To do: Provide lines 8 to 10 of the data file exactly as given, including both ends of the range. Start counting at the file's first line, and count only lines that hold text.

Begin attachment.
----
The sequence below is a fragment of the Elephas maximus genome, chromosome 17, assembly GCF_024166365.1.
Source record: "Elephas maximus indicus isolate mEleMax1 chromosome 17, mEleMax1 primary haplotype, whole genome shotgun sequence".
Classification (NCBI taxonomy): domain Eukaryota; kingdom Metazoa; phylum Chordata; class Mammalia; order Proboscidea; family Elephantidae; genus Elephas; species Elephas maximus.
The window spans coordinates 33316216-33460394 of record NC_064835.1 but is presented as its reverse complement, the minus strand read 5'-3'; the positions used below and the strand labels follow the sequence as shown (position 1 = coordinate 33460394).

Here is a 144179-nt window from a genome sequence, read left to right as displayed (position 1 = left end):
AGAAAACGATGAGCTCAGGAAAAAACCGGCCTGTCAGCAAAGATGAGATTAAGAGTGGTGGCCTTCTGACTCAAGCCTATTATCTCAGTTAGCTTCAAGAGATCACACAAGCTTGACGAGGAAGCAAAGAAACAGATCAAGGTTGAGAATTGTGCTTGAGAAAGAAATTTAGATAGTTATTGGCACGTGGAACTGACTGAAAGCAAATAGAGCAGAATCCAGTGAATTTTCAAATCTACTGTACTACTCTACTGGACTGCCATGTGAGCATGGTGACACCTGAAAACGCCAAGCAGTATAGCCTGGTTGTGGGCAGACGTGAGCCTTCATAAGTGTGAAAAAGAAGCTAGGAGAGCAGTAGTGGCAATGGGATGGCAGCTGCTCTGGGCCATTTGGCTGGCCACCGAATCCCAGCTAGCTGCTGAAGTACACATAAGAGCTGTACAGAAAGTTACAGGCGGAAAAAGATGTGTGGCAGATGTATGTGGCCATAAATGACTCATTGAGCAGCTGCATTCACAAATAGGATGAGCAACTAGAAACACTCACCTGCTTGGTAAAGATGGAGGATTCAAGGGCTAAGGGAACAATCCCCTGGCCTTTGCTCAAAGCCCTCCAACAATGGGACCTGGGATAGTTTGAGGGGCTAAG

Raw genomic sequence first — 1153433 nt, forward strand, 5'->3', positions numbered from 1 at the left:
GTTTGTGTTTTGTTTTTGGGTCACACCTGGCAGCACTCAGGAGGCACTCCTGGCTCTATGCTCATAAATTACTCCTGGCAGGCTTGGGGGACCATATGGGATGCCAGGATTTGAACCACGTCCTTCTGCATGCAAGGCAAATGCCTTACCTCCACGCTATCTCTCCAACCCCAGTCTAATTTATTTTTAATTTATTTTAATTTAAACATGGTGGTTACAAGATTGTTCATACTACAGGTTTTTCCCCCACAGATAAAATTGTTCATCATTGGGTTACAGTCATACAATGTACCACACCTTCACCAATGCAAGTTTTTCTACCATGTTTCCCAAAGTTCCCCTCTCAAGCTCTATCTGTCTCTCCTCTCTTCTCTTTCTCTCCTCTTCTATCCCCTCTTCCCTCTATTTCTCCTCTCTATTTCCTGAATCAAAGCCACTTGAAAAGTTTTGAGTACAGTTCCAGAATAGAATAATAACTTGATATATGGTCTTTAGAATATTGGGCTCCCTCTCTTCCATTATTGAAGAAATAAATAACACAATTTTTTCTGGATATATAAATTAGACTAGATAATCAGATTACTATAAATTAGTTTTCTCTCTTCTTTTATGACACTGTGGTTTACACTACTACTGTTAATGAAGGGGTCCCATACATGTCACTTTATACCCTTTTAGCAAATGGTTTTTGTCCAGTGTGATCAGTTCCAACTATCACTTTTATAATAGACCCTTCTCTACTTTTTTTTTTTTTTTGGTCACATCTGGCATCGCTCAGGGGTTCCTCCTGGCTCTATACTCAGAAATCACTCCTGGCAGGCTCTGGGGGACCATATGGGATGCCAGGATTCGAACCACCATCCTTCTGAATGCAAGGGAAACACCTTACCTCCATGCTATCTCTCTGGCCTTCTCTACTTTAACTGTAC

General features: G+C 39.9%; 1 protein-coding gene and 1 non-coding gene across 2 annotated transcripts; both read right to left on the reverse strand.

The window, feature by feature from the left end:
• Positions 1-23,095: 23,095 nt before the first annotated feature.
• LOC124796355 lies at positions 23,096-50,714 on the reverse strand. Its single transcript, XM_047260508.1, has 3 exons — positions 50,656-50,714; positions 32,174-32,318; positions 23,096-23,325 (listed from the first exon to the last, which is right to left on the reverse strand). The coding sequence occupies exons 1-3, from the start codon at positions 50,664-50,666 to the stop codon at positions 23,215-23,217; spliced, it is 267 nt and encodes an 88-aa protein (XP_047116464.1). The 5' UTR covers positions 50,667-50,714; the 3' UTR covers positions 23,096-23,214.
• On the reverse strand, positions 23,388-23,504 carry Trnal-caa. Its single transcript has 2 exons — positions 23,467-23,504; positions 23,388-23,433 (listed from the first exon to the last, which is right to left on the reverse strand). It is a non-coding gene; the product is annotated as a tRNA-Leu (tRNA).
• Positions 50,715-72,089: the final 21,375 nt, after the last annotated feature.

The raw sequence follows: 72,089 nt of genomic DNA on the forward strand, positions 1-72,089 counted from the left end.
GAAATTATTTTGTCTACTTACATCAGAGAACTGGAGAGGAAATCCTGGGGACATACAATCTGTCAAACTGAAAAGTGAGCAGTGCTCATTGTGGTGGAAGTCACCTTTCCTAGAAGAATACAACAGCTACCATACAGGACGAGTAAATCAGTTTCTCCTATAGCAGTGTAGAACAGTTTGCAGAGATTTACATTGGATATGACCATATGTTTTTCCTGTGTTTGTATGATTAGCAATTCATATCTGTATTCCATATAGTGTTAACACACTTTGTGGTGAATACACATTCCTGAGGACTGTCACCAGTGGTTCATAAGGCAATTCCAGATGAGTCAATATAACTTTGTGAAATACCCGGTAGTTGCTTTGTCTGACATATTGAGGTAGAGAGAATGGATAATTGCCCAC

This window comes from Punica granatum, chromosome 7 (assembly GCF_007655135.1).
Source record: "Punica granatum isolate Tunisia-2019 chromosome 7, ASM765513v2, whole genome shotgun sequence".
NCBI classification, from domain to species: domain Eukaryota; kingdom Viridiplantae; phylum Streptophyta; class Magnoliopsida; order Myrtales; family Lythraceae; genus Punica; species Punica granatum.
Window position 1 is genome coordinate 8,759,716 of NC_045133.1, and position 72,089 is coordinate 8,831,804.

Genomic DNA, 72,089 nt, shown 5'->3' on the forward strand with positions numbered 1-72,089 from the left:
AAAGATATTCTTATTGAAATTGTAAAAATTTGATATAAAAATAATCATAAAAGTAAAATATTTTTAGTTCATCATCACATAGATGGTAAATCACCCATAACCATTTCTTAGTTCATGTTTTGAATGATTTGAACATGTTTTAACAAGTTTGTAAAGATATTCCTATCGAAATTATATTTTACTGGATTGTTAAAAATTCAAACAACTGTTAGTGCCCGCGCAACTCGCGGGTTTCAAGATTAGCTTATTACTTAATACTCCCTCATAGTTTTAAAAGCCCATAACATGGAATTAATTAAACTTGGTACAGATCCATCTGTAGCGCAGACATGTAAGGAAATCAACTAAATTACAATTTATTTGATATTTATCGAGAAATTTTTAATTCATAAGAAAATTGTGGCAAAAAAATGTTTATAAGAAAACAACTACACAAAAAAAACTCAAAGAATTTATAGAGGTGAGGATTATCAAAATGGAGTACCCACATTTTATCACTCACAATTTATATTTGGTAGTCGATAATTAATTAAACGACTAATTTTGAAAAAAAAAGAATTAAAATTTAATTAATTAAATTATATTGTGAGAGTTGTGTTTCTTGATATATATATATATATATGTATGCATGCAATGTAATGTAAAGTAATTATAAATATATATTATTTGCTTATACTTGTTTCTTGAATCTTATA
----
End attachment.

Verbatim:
GTTTGTGTTTTGTTTTTGGGTCACACCTGGCAGCACTCAGGAGGCACTCCTGGCTCTATGCTCATAAATTACTCCTGGCAGGCTTGGGGGACCATATGGGATGCCAGGATTTGAACCACGTCCTTCTGCATGCAAGGCAAATGCCTTACCTCCACGCTATCTCTCCAACCCCAGTCTAATTTATTTTTAATTTATTTTAATTTAAACATGGTGGTTACAAGATTGTTCATACTACAGGTTTTTCCCCCACAGATAAAATTGTTCATCATTGGGTTACAGTCATACAATGTACCACACCTTCACCAATGCAAGTTTTTCTACCATGTTTCCCAAAGTTCCCCTCTCAAGCTCTATCTGTCTCTCCTCTCTTCTCTTTCTCTCCTCTTCTATCCCCTCTTCCCTCTATTTCTCCTCTCTATTTCCTGAATCAAAGCCACTTGAAAAGTTTTGAGTACAGTTCCAGAATAGAATAATAACTTGATATATGGTCTTTAGAATATTGGGCTCCCTCTCTTCCATTATTGAAGAAATAAATAACACAATTTTTTCTGGATATATAAATTAGACTAGATAATCAGATTACTATAAATTAGTTTTCTCTCTTCTTTTATGACACTGTGGTTTACACTACTACTGTTAATGAAGGGGTCCCATACATGTCACTTTATACCCTTTTAGCAAATGGTTTTTGTCCAGTGTGATCAGTTCCAACTATCACTTTTATAATAGACCCTTCTCTACTTTTTTTTTTTTTTTGGTCACATCTGGCATCGCTCAGGGGTTCCTCCTGGCTCTATACTCAGAAATCACTCCTGGCAGGCTCTGGGGGACCATATGGGATGCCAGGATTCGAACCACCATCCTTCTGAATGCAAGGGAAACACCTTACCTCCATGCTATCTCTCTGGCCTTCTCTACTTTAACTGTAC

General features: G+C 39.9%; 1 protein-coding gene and 1 non-coding gene across 2 annotated transcripts; both read right to left on the reverse strand.

The window, feature by feature from the left end: